With the recent few intense cyber-attacks taking place globally it is a good practice to understand how these cyberattacks work and how can they be prevented. Kaspersky talks about different types of Ransomware and how to protect yourself from ransomware and how to mitigate any damage that's already done.
Ransomware is malicious software that uses a variety of methods to get onto devices, then encrypts some or all of the files they contain and demands a payment to restore access to your valuable data.
The software can infect your computer if you, say, plug an unfamiliar USB stick into your computer, visit a malicious site, or download and run a malicious file from the Web or an e-mail attachment. Even being on the same network as an infected computer, and doing nothing wrong, maybe enough to get infected with ransomware. One type even looks like a Windows update.
The ransom request specifies payment in bitcoin (or another cryptocurrency), which makes it very difficult or even impossible to trace the payment.
The malefactors say they will return your files if you pay the ransom. But in reality, your ransom payment is no guarantee of a safe return for your files.
According to Kaspersky's research, 20 per cent of ransomware victims who paid did not get their files back.
The average demand is about USD 300. A careful consideration rather than a hasty payment is recommended.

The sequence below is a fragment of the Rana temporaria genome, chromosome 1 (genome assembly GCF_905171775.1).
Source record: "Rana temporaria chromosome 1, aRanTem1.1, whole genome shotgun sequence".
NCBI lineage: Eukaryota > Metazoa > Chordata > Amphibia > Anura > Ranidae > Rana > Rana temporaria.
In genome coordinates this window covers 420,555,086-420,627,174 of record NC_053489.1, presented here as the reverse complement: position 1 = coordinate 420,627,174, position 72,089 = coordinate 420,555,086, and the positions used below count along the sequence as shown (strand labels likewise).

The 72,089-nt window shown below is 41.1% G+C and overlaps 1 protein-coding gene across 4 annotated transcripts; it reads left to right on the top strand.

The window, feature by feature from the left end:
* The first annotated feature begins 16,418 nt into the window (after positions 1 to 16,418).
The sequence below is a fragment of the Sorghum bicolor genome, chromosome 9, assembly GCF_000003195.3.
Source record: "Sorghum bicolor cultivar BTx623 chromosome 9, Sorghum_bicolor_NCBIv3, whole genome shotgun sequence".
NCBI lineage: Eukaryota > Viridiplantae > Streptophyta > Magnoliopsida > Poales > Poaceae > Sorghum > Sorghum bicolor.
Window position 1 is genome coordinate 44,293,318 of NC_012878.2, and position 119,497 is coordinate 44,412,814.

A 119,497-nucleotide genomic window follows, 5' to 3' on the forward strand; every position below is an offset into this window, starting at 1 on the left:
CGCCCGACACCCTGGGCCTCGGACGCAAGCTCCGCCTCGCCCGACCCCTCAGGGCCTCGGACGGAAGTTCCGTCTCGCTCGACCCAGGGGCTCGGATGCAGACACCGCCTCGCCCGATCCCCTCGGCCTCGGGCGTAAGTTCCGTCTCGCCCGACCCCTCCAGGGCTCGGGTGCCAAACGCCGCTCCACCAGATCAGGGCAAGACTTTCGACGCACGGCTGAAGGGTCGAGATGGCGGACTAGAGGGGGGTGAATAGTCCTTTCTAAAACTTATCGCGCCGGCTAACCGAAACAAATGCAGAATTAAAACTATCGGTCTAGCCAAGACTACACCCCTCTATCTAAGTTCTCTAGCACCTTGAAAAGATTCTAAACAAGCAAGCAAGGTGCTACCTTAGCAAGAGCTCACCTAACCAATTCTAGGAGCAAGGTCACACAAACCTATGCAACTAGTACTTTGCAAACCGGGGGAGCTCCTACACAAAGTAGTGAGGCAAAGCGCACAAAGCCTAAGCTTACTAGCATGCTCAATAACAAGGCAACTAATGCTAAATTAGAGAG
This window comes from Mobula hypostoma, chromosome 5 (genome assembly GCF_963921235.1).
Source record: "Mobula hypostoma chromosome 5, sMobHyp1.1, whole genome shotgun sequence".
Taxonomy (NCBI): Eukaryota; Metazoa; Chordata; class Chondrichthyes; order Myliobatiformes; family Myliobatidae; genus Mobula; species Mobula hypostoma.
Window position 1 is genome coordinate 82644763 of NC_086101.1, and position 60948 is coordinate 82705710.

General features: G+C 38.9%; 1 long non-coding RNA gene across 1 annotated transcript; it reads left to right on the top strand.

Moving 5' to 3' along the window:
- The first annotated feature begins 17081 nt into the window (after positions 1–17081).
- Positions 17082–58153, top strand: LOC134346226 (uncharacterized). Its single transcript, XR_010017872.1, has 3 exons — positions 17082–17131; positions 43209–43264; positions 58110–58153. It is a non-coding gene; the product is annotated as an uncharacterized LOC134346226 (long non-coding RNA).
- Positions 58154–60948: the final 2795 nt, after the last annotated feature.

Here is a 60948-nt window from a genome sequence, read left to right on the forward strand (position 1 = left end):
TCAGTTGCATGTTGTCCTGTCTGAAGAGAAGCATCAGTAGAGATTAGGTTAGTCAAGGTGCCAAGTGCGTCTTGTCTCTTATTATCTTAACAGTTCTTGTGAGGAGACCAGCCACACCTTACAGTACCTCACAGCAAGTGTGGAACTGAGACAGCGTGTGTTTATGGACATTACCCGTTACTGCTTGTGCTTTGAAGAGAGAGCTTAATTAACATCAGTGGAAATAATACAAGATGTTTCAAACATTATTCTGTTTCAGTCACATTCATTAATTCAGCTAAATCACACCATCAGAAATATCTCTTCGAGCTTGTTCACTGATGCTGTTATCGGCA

Cybercriminals prefer bitcoins. This cryptocurrency cannot be forged. The history of transactions is available to anyone, but the owner of the wallet can't easily be tracked.
Macs can be and have been infected with ransomware. There are not as many ransomware programs for macOS as for Windows at the moment, but we are sure the number will increase in the coming years.
CryptMix ransomware tells victims their "donations" will go to a children's charity.
Petya and Misha are both ransomware, and they are delivered to victims together, in one package. Petya and Misha are distributed by means of phishing letters pretending to be job applications.
WannaCry Ransomware takes your data hostage, promising to return it if you pay a ransom. WannaCry targets computers using Microsoft Windows as an operating system. It encrypts data and demands payment of a ransom in the cryptocurrency Bitcoin for its return.
A new version of Shade ransomware adds ".no_more_ransom" to the end of each encrypted file.
Ransomware recovery is a mixed bag, and avoiding infection is the best path in every way. Do not download suspicious files, click suspicious links or open e-mail attachments that are unexpected or from unknown senders.
Back up your files frequently as well. That way, even if ransomware locks or blocks your files, you can recover them without paying a ransom.
The free Kaspersky Security Cloud -- Free protects personal devices not only from ransomware, but from a huge range of other threats, and Kaspersky Anti-Ransomware Tool for Business, which is also free, can be installed alongside other security solutions and does not conflict with them.
(This story has not been edited by Business Standard staff and is auto-generated from a syndicated feed.)